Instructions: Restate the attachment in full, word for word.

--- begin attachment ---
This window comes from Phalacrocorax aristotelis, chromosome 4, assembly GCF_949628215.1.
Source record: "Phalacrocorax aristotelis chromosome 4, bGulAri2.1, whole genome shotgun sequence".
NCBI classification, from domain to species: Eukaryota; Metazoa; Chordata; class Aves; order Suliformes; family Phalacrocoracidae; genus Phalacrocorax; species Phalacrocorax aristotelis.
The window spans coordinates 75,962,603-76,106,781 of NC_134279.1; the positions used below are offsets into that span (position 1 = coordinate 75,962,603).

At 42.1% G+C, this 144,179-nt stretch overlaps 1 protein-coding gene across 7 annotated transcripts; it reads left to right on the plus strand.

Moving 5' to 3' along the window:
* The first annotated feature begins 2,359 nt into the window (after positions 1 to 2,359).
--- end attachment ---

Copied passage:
This window comes from Phalacrocorax aristotelis, chromosome 4, assembly GCF_949628215.1.
Source record: "Phalacrocorax aristotelis chromosome 4, bGulAri2.1, whole genome shotgun sequence".
NCBI classification, from domain to species: Eukaryota; Metazoa; Chordata; class Aves; order Suliformes; family Phalacrocoracidae; genus Phalacrocorax; species Phalacrocorax aristotelis.
The window spans coordinates 75,962,603-76,106,781 of NC_134279.1; the positions used below are offsets into that span (position 1 = coordinate 75,962,603).

At 42.1% G+C, this 144,179-nt stretch overlaps 1 protein-coding gene across 7 annotated transcripts; it reads left to right on the plus strand.

Moving 5' to 3' along the window:
* The first annotated feature begins 2,359 nt into the window (after positions 1 to 2,359).